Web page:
A federal judge issued an injunction last month that blocks a Texas prosecutor from bringing child pornography charges against Netflix for distributing the French film “Cuties.”

But the prosecutor, Tyler County District Attorney Lucas Babin, is not giving up.

In a notice filed on Monday, Babin indicated that he will appeal the ruling to the 5th Circuit Court of Appeals.

The fight over “Cuties” began more than two years ago, when Netflix began streaming the film in the U.S. The film tells the story of a 11-year-old Senegalese immigrant girl who joins a dance troupe that performs provocative routines. The film sparked an outcry in the U.S., with some politicians charging that the child actors had been sexually exploited.

Babin, a former soap opera actor and the son of a local congressman, obtained a grand jury indictment against Netflix for allegedly promoting lewd visual material of children. The indictment raised the prospect that Netflix could be forced to defend itself at a criminal trial in tiny Woodville, Texas (population 2,403).

Babin brought the indictment under a 2017 Texas statute that criminalized the lewd exhibition of “the genitals or pubic area of an unclothed, partially clothed or clothed child.” That law went beyond the state’s child pornography statute, which applied only to unclothed children.

In October 2021, a Texas appeals court struck down the statute. In that case, a defendant argued that the statute would criminalize teenage Instagram influencers who post “provocative, but clothed, pictures of themselves online for their millions of followers.” The First Court of Appeals agreed that the statute was unconstitutional and overly broad. The Harris County D.A.’s Office has since appealed that ruling to the Texas Court of Criminal Appeals.

In response to the ruling, Netflix filed a habeas corpus petition in November 2021, arguing that the Tyler County indictment should be thrown out. On the eve of a hearing on the petition in March, Babin dropped the indictment and obtained four new indictments for alleged violations of the child pornography statute.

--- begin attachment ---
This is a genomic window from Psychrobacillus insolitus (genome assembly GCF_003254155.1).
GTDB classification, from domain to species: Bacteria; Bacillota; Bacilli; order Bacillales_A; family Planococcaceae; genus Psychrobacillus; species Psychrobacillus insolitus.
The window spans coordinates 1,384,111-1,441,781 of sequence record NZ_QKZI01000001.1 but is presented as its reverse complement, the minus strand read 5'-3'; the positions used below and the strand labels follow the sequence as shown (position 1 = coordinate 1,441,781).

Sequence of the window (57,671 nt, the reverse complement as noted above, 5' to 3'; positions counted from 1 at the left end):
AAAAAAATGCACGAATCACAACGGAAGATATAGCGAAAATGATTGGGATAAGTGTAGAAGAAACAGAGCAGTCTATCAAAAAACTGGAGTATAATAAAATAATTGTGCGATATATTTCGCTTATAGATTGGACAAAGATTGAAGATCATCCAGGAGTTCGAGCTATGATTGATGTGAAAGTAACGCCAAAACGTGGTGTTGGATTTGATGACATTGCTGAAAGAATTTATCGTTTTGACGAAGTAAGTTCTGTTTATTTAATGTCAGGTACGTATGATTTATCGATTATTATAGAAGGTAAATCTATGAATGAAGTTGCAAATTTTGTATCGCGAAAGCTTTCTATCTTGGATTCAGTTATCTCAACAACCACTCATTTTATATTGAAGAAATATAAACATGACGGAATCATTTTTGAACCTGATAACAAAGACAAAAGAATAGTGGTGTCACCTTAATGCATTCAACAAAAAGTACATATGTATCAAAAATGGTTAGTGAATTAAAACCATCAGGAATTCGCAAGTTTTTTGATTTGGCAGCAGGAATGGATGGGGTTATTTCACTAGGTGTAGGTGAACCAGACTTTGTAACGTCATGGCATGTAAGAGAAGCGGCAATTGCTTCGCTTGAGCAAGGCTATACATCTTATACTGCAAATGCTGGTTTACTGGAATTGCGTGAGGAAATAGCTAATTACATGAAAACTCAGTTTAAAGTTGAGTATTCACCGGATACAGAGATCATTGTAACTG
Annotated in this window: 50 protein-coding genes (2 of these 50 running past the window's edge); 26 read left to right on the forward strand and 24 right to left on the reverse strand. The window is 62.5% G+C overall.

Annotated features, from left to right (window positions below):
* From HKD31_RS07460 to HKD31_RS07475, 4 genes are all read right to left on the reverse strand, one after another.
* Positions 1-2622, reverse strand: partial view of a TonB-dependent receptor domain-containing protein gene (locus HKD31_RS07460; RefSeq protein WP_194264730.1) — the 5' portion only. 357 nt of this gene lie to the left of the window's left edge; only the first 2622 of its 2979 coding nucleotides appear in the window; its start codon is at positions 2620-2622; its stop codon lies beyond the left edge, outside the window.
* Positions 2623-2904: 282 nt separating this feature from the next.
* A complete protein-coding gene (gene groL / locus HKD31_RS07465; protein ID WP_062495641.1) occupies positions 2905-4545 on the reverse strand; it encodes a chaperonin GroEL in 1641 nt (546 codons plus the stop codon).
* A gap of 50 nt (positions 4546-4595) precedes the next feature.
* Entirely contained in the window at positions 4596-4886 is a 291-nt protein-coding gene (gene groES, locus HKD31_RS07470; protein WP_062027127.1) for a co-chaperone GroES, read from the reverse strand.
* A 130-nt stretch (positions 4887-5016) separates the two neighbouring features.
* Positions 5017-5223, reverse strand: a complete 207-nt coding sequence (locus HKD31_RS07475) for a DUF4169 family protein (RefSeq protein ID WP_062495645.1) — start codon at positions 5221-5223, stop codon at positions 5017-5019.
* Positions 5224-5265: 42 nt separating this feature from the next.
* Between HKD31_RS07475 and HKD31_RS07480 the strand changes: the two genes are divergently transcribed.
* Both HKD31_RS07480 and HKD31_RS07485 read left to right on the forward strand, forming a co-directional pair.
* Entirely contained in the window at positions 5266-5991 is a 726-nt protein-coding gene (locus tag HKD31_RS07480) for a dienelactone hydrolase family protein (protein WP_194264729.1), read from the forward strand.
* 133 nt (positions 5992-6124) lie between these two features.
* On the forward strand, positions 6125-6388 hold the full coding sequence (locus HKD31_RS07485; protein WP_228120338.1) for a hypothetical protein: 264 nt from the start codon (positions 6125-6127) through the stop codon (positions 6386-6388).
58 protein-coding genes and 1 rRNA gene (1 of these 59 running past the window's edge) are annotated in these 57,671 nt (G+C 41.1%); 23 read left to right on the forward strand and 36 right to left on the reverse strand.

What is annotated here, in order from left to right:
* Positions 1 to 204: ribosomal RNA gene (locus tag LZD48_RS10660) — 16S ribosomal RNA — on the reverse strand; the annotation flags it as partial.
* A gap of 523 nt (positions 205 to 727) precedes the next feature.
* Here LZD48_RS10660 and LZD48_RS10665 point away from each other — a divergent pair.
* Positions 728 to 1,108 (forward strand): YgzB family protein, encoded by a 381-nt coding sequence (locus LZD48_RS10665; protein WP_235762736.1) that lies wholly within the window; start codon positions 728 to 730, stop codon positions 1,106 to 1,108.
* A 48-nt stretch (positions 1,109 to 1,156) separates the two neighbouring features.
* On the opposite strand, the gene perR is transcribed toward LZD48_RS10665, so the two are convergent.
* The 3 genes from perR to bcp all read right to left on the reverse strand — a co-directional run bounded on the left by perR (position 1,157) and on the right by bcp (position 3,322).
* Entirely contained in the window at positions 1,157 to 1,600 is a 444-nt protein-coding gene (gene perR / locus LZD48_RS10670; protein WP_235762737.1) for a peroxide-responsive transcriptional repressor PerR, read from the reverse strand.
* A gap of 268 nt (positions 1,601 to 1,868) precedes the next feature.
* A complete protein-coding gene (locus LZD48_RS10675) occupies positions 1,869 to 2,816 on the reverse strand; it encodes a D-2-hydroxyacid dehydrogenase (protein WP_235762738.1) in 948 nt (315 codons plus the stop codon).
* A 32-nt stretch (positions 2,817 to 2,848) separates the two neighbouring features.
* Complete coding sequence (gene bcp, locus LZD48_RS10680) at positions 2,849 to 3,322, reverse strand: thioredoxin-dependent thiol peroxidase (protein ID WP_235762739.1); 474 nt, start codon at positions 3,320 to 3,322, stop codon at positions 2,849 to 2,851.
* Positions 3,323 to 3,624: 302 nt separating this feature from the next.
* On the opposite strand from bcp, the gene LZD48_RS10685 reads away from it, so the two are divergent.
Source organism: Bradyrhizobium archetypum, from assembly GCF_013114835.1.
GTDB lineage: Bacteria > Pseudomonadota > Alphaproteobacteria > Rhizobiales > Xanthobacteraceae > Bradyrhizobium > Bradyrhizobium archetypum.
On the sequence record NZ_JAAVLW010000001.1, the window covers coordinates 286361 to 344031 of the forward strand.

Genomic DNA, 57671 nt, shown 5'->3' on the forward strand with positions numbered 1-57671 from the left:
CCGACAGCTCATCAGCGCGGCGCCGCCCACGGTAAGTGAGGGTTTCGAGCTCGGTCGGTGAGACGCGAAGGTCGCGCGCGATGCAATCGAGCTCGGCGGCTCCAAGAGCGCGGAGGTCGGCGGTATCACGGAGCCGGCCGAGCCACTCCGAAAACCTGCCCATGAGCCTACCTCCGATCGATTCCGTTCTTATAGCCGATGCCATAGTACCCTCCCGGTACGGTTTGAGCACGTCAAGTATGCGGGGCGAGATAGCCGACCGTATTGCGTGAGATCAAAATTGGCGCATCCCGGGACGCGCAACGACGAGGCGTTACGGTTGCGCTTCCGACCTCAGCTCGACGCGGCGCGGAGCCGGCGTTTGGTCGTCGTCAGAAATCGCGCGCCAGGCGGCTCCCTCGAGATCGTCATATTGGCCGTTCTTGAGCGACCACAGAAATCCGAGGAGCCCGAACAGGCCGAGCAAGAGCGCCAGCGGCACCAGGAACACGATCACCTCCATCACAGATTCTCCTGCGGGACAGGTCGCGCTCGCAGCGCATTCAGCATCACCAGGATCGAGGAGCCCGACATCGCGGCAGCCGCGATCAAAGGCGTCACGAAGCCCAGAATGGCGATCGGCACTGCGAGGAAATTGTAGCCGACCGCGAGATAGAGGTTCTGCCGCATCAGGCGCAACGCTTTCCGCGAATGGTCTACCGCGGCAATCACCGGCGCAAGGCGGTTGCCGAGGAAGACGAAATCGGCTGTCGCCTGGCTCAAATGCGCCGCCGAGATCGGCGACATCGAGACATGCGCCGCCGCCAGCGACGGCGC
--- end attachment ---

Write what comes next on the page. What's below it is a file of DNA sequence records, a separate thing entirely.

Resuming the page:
Netflix then asked a federal court to intervene to halt the prosecution, arguing that Babin was acting in bad faith and was violating the First Amendment.

At a hearing in September, U.S. District Judge Michael Truncale had a discussion with Babin about whether an image from the film actually qualified under the child pornography statute as a depiction of a child’s genitals.

“Maybe my eyes aren’t as good as they used to be, but isn’t that a panty as opposed to a genital that we see, or am I missing something?” the judge asked.

Babin responded, “No, your Honor. That’s — she is wearing — it looks like these shorts.” But, Babin argued, it should be up to jurors to decide whether that was a violation of the child pornography law.

On Nov. 14, Truncale granted a preliminary injunction, finding that Netflix was likely to prevail on the merits of its argument at trial. In the ruling, Truncale found that Babin had brought the child pornography charge “with no hope of a valid conviction, and in retaliation for Netflix exercising its constitutional rights.”

Netflix had argued that Babin brought the child pornography charge in retaliation for Netflix exercising its right to file a habeas petition on the prior charge.

On Monday, Babin filed a notice of appeal to the 5th Circuit and also asked to stay the district court proceedings pending the appeal. Truncale granted the stay and canceled a Jan. 30 date for a bench trial in the case.